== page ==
I spoke to the rest of the WIT committee about this idea and we all agreed that this would fit really well into our overarching goal: create and grow a sense of community for and with the members of the WIT group. We thought this was a great idea and we should definitely pursue it. We called it Cross-Team Pairing (CTP).


The setup was pretty straight forward. I sent out an announcement in our community’s Slack channel saying that I was going to kick off this initiative. I gave them all the same sort of context that I’ve described above and I directed them to a signup sheet. I asked them to provide their name as well as the topic that they were interested in pairing on. It could be something they already know or maybe something brand new that they wanted to learn about.

We ended up having 11 women sign up including myself. Considering that our WIT community had less than 50 people at the time, that represented more than a 20% participation rate and I was ecstatic to see so many people interested. We got a huge range of topics being proposed from frontend to mobile to embedded and then I worked to match people’s interests with people who had experience in that particular area. It soon became clear that this wasn’t going to be like classic pairing where two people with the same context and shared skill set would put their heads together and solve a problem. This was going to be much more like knowledge transferring or a teacher/student type of experience. I got to work matching people.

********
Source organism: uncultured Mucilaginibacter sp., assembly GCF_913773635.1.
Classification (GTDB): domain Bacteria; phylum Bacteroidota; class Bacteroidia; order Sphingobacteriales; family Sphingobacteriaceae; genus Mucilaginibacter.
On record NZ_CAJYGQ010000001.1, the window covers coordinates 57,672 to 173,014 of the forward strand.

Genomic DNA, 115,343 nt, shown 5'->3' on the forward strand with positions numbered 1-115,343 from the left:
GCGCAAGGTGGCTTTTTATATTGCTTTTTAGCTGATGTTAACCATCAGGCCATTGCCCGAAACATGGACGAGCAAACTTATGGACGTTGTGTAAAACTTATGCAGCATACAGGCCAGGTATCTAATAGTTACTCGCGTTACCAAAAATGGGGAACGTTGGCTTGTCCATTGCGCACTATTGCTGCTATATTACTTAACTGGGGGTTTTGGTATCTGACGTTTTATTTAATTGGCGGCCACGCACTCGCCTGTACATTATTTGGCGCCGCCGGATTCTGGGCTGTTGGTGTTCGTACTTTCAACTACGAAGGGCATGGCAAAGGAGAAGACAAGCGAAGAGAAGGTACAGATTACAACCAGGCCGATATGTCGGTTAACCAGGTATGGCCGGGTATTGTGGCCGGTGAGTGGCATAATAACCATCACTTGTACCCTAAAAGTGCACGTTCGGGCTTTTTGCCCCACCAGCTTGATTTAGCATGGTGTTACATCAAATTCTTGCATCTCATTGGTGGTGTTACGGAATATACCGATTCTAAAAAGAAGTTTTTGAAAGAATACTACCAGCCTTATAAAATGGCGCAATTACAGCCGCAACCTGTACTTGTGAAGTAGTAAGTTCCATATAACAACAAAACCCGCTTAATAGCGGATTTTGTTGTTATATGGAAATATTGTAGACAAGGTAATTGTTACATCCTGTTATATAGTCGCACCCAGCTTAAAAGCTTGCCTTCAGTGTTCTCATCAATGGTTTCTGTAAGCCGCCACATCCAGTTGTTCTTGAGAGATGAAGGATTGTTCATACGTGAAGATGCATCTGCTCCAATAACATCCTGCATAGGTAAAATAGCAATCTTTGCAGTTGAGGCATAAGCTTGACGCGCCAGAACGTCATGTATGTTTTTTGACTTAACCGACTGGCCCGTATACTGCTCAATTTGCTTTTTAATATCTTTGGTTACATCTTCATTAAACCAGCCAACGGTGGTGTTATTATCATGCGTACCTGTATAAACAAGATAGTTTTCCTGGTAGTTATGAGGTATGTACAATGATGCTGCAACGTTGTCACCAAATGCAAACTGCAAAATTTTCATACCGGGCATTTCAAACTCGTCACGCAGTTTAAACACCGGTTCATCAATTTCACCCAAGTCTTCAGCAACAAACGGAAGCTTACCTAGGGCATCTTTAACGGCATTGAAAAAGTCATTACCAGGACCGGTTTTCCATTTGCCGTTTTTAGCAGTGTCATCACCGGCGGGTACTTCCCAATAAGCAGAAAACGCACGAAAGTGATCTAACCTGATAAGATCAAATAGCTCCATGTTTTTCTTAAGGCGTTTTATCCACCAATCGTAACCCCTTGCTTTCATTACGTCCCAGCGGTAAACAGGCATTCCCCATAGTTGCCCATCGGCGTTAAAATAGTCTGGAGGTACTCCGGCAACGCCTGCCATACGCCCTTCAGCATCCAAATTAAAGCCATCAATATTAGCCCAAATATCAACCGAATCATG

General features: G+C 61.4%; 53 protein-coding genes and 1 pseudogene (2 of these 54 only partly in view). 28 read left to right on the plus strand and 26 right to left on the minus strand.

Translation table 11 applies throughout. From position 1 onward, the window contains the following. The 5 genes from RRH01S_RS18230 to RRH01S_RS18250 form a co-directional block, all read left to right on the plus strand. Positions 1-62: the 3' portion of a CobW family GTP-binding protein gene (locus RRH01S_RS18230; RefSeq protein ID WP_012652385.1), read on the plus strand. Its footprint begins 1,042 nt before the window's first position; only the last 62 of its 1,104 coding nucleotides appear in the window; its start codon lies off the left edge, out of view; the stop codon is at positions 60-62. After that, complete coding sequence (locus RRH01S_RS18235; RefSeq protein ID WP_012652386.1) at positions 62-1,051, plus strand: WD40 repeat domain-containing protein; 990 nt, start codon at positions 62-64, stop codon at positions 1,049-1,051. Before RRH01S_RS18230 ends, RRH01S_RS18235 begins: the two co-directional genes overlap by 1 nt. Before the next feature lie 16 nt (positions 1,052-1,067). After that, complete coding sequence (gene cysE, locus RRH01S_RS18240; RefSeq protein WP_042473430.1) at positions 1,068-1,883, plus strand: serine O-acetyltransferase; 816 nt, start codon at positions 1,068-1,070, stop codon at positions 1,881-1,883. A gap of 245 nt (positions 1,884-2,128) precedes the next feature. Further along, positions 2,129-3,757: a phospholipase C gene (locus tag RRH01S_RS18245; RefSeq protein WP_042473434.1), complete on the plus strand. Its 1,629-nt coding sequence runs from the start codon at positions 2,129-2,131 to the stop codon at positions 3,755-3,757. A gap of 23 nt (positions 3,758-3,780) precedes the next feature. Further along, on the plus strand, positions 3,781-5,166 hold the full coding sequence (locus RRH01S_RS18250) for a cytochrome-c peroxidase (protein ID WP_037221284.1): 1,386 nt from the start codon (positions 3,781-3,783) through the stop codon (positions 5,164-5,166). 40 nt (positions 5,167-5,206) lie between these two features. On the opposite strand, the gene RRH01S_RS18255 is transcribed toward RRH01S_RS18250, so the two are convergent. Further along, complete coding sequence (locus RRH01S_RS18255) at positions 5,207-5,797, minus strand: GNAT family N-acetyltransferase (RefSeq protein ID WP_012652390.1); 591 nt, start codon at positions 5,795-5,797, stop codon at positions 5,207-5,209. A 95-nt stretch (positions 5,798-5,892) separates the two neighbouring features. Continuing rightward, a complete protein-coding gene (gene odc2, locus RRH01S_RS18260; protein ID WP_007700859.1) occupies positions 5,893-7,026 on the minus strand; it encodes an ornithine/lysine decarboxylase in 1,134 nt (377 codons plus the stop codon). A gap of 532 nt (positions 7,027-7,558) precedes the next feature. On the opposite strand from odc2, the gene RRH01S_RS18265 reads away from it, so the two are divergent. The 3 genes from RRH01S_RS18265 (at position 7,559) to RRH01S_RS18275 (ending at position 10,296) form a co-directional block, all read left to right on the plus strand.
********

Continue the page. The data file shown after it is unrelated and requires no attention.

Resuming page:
Some people ended up in pairs. Some people ended up in pairing triangles and even some squares, where person A was responsible for teaching person B, person B taught person C, and person C taught person A. Ideally each person participated in two pairing sessions, one where they were the teacher and one where they were the student. I announced who people were matched with and got them to start pairing.

I left it up to them to send out calendar invites, pick the length of their pairing sessions, the frequency, etc. Ideally they would do two but I left it up to them to schedule those meetings as they saw fit. After a couple weeks I sent out a poll to see how people were doing, to see whether they’d scheduled them, whether they’d completed them, and I used the responses to gauge when the end date of this first cohort would be.